We are reaching the end of the beginning with WebRTC and real systems using this technology have begun to appear. One challenge that faces every WebRTC deployment (in some form or another) is identity management. For example, if you have an existing service – possibly built on a variety of different PaaS/SaaS offerings – and you want to add real-time communications you are faced with a challenge relating to user management, authentication, authorization, and validation. Service providers will want to use their existing identities, but these will have credentials already that are (hopefully) irreversibly encoded. In his session at Internet of @ThingsExpo, Peter Dunkley, Technical Director at Acision, will look at how this identity problem can be solved and discuss ways to use existing web identities for real-time communication.
Sep. 27, 2014 11:30 PM EDT Reads: 1,941
Can call centers hang up the phones for good? Intuitive Solutions did. WebRTC enabled this contact center provider to eliminate antiquated telephony and desktop phone infrastructure with a pure web-based solution, allowing them to expand beyond brick-and-mortar confines to a home-based agent model. It also ensured scalability and better service for customers, including MUY! Companies, one of the country's largest franchise restaurant companies with 232 Pizza Hut locations. This is one example of WebRTC adoption today, but the potential is limitless when powered by IoT. Attendees will learn real-world benefits of WebRTC and explore future possibilities, as WebRTC and IoT intersect to improve customer service.
Sep. 27, 2014 10:30 PM EDT Reads: 1,852
From telemedicine to smart cars, digital homes and industrial monitoring, the explosive growth of IoT has created exciting new business opportunities for real time calls and messaging. In his session at Internet of @ThingsExpo, Ivelin Ivanov, CEO and Co-Founder of Telestax, will share some of the new revenue sources that IoT created for Restcomm – the open source telephony platform from Telestax. Ivelin Ivanov is a technology entrepreneur who founded Mobicents, an Open Source VoIP Platform, to help create, deploy, and manage applications integrating voice, video and data. He is the co-founder of TeleStax, an Open Source Cloud Communications company that helps the shift from legacy IN/SS7 telco networks to IP-based cloud comms. An early investor in multiple start-ups, he still finds time to code for his companies and contribute to open source projects.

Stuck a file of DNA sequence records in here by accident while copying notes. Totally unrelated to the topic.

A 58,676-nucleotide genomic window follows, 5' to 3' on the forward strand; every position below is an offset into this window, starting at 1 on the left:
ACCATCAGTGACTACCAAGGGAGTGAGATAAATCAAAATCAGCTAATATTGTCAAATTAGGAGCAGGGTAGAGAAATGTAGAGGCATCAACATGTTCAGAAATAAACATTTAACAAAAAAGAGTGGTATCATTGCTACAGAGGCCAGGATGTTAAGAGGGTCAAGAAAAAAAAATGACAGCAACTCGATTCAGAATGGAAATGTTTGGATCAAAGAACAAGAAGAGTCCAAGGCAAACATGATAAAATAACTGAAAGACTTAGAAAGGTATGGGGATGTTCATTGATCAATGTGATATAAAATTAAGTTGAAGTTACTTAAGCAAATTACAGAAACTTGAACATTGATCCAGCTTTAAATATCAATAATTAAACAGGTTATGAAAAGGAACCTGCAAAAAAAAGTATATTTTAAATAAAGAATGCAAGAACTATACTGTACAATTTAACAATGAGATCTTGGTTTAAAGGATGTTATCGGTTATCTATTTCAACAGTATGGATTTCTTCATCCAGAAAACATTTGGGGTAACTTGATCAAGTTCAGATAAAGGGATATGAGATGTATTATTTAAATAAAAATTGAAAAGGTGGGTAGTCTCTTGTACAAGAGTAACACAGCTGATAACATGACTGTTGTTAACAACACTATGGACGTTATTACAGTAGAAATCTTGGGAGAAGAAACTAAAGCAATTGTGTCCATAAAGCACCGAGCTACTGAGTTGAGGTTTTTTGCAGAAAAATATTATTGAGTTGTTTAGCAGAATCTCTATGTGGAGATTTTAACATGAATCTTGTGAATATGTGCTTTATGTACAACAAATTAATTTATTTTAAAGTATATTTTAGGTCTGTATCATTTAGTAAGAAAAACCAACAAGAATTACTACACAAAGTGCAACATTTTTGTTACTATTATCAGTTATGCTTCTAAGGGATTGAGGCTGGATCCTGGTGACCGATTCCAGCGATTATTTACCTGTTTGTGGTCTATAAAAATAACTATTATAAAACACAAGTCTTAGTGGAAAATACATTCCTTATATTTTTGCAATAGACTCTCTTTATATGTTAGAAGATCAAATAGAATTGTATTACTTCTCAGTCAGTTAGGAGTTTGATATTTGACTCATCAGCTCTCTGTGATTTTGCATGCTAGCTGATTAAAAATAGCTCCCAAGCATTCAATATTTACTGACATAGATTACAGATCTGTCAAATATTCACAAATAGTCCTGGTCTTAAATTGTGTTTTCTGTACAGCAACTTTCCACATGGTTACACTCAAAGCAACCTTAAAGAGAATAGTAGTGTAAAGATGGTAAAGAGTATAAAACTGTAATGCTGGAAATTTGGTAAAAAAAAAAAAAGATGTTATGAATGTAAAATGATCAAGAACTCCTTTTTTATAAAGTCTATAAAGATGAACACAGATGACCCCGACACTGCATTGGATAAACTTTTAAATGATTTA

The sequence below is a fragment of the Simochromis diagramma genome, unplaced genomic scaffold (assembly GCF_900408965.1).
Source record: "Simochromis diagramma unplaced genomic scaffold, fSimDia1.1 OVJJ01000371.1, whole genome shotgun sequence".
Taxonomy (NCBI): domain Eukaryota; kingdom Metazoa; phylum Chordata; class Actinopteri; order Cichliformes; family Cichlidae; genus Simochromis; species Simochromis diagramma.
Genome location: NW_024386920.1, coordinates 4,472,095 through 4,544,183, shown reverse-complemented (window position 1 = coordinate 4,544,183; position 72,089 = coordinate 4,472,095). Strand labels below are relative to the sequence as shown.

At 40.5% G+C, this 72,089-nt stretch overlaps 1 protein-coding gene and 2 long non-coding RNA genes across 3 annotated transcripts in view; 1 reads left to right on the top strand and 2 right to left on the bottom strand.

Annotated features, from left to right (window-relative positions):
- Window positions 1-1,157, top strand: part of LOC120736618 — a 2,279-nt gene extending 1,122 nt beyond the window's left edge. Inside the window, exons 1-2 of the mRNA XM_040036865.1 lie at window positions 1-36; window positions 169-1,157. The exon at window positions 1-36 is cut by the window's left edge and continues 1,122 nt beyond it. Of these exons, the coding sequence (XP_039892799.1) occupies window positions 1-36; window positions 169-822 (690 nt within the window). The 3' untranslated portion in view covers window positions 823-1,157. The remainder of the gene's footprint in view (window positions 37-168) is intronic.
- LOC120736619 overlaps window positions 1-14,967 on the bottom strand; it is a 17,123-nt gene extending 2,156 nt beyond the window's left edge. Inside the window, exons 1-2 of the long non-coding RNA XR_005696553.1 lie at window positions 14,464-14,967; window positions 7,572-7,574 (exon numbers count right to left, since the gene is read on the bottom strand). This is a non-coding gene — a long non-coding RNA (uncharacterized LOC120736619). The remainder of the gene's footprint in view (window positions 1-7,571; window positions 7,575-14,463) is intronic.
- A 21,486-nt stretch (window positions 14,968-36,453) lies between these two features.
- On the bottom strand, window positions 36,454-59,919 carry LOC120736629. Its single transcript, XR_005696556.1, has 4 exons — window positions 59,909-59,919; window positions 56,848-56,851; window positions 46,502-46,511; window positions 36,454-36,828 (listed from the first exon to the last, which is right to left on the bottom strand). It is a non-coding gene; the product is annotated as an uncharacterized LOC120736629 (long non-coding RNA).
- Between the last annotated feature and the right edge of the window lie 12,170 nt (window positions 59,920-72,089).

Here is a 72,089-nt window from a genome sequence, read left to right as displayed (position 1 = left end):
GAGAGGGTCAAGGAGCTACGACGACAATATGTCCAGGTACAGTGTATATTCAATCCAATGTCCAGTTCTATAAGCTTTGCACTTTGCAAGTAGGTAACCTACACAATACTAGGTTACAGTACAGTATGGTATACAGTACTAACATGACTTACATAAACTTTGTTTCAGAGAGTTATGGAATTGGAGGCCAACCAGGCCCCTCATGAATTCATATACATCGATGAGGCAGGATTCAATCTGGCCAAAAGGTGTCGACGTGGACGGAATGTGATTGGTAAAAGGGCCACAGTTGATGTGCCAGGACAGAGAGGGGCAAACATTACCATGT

Sep. 27, 2014 10:30 PM EDT Reads: 2,317
The Internet of Things (IoT) promises to create new business models as significant as those that were inspired by the Internet and the smartphone 20 and 10 years ago. What business, social and practical implications will this phenomenon bring? That's the subject of "Monetizing the Internet of Things: Perspectives from the Front Lines," an e-book released today and available free of charge from Aria Systems, the leading innovator in recurring revenue management.
Sep. 27, 2014 09:45 PM EDT Reads: 2,537
The Internet of Things will put IT to its ultimate test by creating infinite new opportunities to digitize products and services, generate and analyze new data to improve customer satisfaction, and discover new ways to gain a competitive advantage across nearly every industry. In order to help corporate business units to capitalize on the rapidly evolving IoT opportunities, IT must stand up to a new set of challenges.
Sep. 27, 2014 08:45 PM EDT Reads: 2,410